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A mock-up of part of the Dublin Central plan Hammerson

Council gives green light for revamp of protected structure building on O'Connell Street

The development is opposed by some politicians including Sinn Féin’s Mary Lou McDonald and Gerry Adams.

DUBLIN CITY COUNCIL has given the green light to Hammerson plc’s latest phase of its planned €500 million transformation plan for Dublin city centre.

The development is opposed by some politicians including Sinn Féin’s Mary Lou McDonald and Gerry Adams. 

The Council has granted planning permission to Hammerson-owned Dublin Central GP Ltd for the revamp of a protected structure – 61 O’Connell Street Upper – that comprises the conservation, repair, refurbishment and adaptive reuse of the existing four storey commercial building.

The scheme is to include two licensed restaurant/cafe units with takeaway/collection facilities, three two-bed apartments and a gym/leisure studio at basement level.

The Council has granted planning permission after concluding that the proposal would be in accordance with Development Plan policy which support bringing upper floors into use, reducing vacancy and rehabilitating and re-using existing older buildings.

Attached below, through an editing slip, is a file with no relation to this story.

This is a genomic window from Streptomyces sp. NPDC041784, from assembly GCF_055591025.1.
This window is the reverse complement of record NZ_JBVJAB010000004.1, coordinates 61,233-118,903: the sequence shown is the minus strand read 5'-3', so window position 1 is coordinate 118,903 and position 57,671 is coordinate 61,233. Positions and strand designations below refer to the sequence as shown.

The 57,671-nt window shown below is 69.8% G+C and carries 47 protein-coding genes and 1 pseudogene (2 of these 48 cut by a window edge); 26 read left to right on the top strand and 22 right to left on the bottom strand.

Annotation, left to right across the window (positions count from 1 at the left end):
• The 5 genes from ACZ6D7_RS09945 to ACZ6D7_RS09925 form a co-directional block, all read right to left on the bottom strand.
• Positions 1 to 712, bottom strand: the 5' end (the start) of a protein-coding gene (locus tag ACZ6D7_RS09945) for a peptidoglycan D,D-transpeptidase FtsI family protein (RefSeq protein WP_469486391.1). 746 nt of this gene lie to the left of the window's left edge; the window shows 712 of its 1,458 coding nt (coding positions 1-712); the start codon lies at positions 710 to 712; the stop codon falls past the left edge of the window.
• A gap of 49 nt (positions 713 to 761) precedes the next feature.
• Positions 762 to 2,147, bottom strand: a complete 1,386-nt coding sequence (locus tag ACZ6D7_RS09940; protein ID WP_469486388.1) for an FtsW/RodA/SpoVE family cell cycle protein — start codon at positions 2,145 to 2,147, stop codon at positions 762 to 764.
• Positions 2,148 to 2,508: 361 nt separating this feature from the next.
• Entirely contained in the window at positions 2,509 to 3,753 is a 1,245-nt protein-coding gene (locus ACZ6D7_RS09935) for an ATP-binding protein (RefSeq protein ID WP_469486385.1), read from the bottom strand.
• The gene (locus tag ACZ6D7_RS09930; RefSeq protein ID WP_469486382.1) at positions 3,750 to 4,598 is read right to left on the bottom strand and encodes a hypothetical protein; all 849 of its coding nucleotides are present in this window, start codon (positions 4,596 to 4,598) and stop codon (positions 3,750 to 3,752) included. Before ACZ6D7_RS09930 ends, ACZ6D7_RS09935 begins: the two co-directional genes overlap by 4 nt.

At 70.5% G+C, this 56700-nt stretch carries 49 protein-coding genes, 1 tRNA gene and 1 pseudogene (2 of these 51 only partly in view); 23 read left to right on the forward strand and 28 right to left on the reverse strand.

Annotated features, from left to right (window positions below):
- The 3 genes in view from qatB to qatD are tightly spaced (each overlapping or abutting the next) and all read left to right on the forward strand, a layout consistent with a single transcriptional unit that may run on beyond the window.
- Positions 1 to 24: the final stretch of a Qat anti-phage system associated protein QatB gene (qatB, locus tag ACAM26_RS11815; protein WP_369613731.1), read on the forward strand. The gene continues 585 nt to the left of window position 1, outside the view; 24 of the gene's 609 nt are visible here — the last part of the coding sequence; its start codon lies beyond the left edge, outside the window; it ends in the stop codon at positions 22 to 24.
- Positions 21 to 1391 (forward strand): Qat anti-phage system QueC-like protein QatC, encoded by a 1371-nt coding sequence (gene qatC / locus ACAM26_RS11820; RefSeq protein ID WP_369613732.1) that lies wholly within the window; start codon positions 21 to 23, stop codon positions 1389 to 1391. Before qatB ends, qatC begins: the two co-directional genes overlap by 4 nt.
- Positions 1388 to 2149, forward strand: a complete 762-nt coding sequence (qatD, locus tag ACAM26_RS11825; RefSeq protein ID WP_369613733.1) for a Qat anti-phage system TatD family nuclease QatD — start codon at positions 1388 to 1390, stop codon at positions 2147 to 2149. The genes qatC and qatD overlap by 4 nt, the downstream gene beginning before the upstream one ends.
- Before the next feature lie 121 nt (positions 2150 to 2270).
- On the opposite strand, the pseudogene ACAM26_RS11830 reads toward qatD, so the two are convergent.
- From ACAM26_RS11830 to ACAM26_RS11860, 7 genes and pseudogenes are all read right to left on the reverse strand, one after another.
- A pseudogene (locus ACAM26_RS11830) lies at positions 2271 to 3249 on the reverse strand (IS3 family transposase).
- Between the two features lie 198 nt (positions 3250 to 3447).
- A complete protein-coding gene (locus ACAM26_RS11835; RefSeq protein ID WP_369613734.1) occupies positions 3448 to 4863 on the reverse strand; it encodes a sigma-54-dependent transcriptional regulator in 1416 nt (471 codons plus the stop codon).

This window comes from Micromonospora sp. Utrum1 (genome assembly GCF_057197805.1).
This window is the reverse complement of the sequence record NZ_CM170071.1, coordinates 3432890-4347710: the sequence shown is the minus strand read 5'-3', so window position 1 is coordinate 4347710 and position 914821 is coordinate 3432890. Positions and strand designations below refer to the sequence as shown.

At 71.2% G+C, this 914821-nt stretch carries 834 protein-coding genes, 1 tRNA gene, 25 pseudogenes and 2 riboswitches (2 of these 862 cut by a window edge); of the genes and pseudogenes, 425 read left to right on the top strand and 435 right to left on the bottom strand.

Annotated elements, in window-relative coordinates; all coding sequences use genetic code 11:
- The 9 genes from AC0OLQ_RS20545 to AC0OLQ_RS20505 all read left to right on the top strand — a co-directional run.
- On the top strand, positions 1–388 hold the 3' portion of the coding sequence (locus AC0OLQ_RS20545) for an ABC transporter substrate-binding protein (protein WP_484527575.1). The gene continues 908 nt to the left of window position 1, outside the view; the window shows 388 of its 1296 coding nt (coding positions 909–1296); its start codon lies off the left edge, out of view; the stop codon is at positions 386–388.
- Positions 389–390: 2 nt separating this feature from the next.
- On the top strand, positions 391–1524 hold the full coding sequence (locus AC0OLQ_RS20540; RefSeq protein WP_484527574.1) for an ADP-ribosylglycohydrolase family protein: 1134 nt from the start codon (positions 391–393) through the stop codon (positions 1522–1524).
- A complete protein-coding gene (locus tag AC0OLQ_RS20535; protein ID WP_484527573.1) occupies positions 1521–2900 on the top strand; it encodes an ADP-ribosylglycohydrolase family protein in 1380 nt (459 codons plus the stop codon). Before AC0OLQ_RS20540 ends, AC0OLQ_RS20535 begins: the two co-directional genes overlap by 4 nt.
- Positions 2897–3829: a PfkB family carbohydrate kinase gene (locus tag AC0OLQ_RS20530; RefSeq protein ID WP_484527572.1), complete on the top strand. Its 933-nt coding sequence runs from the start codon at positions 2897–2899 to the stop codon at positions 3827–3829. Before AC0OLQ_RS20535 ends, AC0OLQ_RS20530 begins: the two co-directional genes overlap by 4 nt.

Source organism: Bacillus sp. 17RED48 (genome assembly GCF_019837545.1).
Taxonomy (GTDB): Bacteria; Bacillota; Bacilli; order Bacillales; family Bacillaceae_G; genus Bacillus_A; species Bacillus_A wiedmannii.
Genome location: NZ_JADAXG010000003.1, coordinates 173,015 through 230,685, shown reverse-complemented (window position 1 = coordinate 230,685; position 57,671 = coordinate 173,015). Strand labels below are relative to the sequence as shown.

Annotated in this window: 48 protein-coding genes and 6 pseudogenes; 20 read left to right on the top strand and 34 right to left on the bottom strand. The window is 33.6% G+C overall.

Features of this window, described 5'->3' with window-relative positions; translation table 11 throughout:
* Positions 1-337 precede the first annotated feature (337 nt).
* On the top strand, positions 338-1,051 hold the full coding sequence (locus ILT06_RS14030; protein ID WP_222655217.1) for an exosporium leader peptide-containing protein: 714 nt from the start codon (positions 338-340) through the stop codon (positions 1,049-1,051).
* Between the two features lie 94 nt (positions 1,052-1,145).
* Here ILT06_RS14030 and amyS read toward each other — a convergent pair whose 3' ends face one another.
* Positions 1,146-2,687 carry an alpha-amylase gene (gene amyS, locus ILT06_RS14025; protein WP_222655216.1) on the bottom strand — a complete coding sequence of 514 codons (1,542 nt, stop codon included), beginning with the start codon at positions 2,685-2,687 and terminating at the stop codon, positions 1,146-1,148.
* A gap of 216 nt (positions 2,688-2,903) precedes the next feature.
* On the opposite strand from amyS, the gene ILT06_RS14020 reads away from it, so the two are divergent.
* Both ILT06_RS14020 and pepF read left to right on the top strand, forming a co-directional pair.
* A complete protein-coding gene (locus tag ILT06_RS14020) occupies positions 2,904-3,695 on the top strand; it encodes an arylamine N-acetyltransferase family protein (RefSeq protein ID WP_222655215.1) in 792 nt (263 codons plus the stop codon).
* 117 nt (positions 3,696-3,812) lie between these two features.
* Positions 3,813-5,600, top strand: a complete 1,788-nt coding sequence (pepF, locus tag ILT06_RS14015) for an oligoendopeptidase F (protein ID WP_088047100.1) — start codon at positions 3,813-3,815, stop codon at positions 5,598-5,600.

The Council concluded that the proposed development is unlikely to have a negative impact on the amenities of adjoining properties.

The 48-page planner’s report stated that the further information lodged by the applicants had addressed the concerns previously raised by the council.

However, in his objection, Adams stated that as the planning application forms part of the overall Hammerson/Dublin Central GP site, the overall application “is totally out of scale with existing development locally, particularly at Moore Lane, O’Rahilly Parade and Moore Street”.

Three other planning applications related to the overall plan are currently being adjudicated upon by An Bord Pleanála.

McDonald told the Council that the current application – and earlier applications – do not fully recognise the Moore Street area as a group of structures of special architectural, historical, technical, social and cultural interest or that it contributes to the appreciation of a protected structure.

The Sinn Féin president stated that the proposed development as a whole “will erase for all time Moore Street’s unique plot grains and courtyards which give this site its historic core differentiating it from other competing locations nationally and internationally”.

McDonald stated that the individual planning applications when seen as one include the appropriation and invasion of the curtilage of the National Monument and protected structures throughout the site.

Planning consultant for the applicants, Stephen Little & Associates told the council that the proposed development forms part of a much larger, very significant regeneration project planned for the area.

The planning consultants stated that the proposal increases activity on Henry Place which will contribute to the overall regeneration of the area as a result of increased footfall.

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